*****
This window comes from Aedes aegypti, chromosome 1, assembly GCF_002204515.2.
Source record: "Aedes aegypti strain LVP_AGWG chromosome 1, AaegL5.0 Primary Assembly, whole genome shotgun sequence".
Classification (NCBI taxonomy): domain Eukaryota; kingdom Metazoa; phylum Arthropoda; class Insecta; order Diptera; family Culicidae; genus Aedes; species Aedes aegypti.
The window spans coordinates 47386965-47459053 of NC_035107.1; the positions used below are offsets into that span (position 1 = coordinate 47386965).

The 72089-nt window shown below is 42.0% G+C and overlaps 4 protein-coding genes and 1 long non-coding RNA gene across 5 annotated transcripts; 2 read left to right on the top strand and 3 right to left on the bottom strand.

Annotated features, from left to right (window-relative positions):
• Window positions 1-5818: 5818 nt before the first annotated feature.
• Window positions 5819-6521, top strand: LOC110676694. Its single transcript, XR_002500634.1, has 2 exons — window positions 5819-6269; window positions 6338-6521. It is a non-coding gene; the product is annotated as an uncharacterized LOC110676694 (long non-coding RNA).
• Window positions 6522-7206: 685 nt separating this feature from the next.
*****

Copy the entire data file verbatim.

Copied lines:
This window comes from Aedes aegypti, chromosome 1, assembly GCF_002204515.2.
Source record: "Aedes aegypti strain LVP_AGWG chromosome 1, AaegL5.0 Primary Assembly, whole genome shotgun sequence".
Classification (NCBI taxonomy): domain Eukaryota; kingdom Metazoa; phylum Arthropoda; class Insecta; order Diptera; family Culicidae; genus Aedes; species Aedes aegypti.
The window spans coordinates 47386965-47459053 of NC_035107.1; the positions used below are offsets into that span (position 1 = coordinate 47386965).

The 72089-nt window shown below is 42.0% G+C and overlaps 4 protein-coding genes and 1 long non-coding RNA gene across 5 annotated transcripts; 2 read left to right on the top strand and 3 right to left on the bottom strand.

Annotated features, from left to right (window-relative positions):
• Window positions 1-5818: 5818 nt before the first annotated feature.
• Window positions 5819-6521, top strand: LOC110676694. Its single transcript, XR_002500634.1, has 2 exons — window positions 5819-6269; window positions 6338-6521. It is a non-coding gene; the product is annotated as an uncharacterized LOC110676694 (long non-coding RNA).
• Window positions 6522-7206: 685 nt separating this feature from the next.